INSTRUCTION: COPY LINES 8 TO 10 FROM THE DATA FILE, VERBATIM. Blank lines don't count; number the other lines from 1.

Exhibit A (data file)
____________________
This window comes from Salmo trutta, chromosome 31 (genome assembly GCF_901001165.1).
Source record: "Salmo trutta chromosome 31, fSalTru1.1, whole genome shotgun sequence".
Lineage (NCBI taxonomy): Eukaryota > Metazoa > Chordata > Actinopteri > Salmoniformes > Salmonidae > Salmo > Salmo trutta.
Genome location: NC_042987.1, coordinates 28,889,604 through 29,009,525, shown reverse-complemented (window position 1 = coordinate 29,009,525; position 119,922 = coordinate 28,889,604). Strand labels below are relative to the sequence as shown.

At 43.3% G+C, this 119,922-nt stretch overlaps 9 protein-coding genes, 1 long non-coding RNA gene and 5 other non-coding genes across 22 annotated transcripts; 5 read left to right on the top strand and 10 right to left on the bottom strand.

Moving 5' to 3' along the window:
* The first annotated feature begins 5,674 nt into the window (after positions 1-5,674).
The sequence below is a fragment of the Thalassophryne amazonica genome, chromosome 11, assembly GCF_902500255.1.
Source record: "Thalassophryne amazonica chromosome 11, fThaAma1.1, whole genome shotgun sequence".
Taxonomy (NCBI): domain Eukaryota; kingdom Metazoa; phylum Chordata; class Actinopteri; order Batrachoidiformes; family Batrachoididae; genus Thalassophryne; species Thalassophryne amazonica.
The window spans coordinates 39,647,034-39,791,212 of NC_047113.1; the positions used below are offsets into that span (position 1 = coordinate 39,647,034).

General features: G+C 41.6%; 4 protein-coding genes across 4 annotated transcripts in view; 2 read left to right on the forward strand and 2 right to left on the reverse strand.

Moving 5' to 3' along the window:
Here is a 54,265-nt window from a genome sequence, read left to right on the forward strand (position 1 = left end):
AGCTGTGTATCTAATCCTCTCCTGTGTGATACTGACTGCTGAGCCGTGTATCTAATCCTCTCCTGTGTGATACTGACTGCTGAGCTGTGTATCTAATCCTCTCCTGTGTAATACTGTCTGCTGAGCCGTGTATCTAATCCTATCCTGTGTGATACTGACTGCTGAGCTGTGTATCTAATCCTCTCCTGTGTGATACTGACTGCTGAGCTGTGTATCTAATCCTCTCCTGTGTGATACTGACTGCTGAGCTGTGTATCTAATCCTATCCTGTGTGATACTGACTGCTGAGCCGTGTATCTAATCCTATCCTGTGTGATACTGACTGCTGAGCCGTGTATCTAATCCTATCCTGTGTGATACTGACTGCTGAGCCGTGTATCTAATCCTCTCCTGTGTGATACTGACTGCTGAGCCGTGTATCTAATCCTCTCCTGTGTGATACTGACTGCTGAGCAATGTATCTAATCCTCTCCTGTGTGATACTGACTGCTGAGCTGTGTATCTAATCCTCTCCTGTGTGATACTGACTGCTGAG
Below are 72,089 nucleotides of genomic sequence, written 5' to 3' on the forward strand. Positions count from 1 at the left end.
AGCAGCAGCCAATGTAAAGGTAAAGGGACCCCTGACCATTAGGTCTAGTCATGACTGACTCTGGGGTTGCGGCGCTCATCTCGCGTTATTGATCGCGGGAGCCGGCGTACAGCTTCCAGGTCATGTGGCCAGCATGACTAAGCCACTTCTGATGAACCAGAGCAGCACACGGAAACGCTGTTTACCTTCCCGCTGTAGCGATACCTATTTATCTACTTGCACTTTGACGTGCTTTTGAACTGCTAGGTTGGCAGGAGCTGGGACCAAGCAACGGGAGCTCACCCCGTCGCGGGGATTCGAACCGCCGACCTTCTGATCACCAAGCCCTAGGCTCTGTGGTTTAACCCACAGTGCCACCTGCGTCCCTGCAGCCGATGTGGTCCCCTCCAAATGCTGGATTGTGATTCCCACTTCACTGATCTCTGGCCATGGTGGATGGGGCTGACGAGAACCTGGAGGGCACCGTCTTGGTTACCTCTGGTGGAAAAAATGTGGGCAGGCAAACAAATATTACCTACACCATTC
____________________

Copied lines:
The sequence below is a fragment of the Thalassophryne amazonica genome, chromosome 11, assembly GCF_902500255.1.
Source record: "Thalassophryne amazonica chromosome 11, fThaAma1.1, whole genome shotgun sequence".
Taxonomy (NCBI): domain Eukaryota; kingdom Metazoa; phylum Chordata; class Actinopteri; order Batrachoidiformes; family Batrachoididae; genus Thalassophryne; species Thalassophryne amazonica.